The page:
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Attraction of Jews to Cults Assessed

January 26, 1979
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Jews are attracted to “cults” in somewhat greater proportion then their percentage of the population, according to Dr. Irving Louis Horowitz of the Rutgers University Department of Sociology. This general assessment was accepted by the score or so participants educates sociologists, political scientists, theologians and community relations experts of a two-day Conference on Cults sponsored by the Anti-Defamation League of B’nai B’rith at the Summit Hotel this week.

The fact that large numbers of young Jews become members of new religious movements was given as a prime reason for the conference by Theodore Freedman, director of ADL’s national program division. He said that although no hard facts are available, the ADL decided to critically examine the cult phenomenon because of reports from various parts of the country about the “involvement” of young Jews in various new religious movements, although the total number involved may not be as large as popularly imagined.

“The events in Jonestown” (Guyana), Freedman said, “appear to be symptomatic of a malaise in American society and we decided to take a look at the phenomenon. There is deep concern about the political connotation of many religious cults and the possibility that there may be more Jonestowns.”

Horowitz, indicating that the current rise of cults is a Christian as well as a Jewish problem, said it is a problem of the confrontation between science and Judaism “in which the rational component has created a schism as in all religions.” He added that those attracted to cults seem to be “yearning for certainty.”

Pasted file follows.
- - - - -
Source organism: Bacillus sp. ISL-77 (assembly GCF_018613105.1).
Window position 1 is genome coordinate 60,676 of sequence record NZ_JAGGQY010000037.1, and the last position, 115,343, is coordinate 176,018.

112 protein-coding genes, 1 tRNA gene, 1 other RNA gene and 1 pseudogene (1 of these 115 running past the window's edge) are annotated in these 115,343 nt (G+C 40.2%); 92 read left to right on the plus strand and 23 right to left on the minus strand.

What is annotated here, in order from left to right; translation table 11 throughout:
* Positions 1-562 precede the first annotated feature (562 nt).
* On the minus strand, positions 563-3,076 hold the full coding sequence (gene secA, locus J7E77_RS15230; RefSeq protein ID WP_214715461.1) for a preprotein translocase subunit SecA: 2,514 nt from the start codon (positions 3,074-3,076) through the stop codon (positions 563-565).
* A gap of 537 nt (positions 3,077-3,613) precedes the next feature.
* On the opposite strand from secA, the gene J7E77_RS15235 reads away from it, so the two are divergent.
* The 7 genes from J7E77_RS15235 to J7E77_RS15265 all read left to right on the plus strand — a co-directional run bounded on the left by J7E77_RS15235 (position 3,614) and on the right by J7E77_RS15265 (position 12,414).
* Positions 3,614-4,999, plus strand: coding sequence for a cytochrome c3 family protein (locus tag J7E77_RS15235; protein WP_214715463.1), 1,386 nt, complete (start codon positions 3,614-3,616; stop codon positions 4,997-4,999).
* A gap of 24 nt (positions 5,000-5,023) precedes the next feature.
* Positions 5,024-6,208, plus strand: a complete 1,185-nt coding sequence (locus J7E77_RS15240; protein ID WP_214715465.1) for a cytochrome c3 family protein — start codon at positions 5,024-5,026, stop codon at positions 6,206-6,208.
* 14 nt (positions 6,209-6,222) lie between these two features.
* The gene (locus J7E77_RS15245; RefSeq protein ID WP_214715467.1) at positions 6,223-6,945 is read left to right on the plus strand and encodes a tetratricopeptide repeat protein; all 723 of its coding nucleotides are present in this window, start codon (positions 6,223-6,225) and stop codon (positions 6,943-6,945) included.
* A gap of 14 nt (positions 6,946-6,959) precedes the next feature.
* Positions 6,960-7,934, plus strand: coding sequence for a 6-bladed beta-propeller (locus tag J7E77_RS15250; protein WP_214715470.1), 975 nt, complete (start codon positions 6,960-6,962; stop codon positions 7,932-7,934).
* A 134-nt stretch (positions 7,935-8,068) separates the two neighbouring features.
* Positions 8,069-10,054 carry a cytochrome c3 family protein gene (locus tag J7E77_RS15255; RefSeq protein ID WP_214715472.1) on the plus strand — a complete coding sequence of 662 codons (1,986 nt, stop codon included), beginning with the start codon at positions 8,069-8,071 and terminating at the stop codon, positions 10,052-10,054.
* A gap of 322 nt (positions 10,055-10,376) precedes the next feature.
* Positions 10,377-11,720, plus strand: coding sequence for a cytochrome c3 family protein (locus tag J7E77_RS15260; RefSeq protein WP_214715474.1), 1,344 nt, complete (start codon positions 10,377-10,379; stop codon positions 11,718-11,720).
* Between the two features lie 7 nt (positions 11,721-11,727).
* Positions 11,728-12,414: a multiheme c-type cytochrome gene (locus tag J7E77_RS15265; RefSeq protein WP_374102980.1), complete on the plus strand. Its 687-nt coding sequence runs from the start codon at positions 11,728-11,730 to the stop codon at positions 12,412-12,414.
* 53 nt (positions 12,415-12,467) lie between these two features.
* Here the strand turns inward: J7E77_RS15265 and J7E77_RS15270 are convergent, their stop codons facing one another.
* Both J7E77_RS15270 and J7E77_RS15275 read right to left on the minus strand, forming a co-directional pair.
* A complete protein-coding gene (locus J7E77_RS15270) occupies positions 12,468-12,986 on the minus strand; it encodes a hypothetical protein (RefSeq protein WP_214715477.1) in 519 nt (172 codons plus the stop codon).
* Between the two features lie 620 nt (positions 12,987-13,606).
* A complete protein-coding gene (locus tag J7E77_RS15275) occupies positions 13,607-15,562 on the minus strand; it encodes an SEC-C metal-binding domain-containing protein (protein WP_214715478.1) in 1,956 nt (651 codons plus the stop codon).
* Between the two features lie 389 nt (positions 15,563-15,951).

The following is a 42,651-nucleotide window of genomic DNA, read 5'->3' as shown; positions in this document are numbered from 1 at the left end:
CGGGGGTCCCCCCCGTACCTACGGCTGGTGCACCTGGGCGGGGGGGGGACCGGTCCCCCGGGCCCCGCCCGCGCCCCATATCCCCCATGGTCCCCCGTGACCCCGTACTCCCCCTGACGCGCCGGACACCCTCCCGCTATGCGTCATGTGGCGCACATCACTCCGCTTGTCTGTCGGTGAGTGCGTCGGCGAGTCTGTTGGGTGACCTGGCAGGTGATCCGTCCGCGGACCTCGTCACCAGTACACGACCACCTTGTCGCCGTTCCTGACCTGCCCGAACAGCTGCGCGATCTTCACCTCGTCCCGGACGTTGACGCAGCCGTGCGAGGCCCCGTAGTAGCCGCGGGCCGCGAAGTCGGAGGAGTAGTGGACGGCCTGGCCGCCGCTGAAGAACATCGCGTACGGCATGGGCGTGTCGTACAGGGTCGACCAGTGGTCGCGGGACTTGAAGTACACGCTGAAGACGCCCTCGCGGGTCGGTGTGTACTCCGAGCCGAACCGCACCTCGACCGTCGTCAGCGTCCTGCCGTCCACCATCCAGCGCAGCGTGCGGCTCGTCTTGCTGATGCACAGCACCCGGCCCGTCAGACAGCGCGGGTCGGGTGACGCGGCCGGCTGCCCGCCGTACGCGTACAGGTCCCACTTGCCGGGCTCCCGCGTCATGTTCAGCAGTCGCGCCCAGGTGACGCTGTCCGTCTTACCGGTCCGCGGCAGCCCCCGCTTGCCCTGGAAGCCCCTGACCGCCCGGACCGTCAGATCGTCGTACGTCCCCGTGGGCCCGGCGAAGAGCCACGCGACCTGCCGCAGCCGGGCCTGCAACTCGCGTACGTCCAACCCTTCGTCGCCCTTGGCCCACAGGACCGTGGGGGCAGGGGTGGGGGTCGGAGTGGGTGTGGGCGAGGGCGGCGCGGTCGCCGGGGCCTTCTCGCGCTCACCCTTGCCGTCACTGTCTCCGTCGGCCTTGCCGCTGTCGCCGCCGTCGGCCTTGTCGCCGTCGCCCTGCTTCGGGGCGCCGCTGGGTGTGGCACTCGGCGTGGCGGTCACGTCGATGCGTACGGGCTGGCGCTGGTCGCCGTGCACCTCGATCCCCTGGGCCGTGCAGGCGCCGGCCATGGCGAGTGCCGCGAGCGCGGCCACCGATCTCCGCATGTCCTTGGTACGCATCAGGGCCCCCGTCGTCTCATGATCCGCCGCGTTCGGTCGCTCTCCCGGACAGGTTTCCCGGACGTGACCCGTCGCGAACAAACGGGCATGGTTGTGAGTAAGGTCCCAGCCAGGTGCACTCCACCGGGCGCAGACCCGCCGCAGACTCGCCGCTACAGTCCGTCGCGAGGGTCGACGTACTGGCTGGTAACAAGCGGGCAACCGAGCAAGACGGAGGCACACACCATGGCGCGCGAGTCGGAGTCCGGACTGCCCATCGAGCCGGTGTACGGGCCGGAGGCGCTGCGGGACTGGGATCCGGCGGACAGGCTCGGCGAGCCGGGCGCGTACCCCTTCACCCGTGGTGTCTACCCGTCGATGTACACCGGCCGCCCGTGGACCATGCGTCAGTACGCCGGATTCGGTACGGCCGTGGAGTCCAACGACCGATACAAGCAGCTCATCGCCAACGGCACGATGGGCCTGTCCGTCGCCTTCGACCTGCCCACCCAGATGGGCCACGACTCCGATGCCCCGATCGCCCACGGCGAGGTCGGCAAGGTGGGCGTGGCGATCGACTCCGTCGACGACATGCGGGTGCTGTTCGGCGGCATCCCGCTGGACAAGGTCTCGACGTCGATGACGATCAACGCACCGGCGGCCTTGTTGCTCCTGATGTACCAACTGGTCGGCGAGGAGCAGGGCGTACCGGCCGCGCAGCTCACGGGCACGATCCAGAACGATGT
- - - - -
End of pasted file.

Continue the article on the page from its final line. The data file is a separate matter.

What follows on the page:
To a comment that Hasidism is a “cult,” Rabbi Israel Miller, vice president of Student Affairs at Yeshiva University, declared that “Hasidism does have all the characteristics of a cult charismatic rabbi, uniform garb, warm, loving structure, the people live close to each other though not in common, use music–with one important difference, it adheres to the traditional value system of Judaism.”

Miller stressed that while the Hasidim succeed, other branches of Judaism apparently fail in transmitting this value system to the next generation. He said, therefore, that “we have to seek out what is missing in our society that deprives us of this ability, that makes people fell they can move on to a greater good without these values.” He noted that one problem in this area is that “we have permitted government to take over too much of our lives so that it has taken over responsibilities once accepted by the family and religion.”

While no consensus developed in the course of the conference as to the best way to approach the rise of “cults” in the recent period, there seemed to be agreement that more study is essential, that new religious movements are not uncommon in American history or, in fact, human history, that it represents some kind of failure of transcendent religion, that the new religious groups should not be prosecuted because of their beliefs but only if acts of force and fraud are employed.

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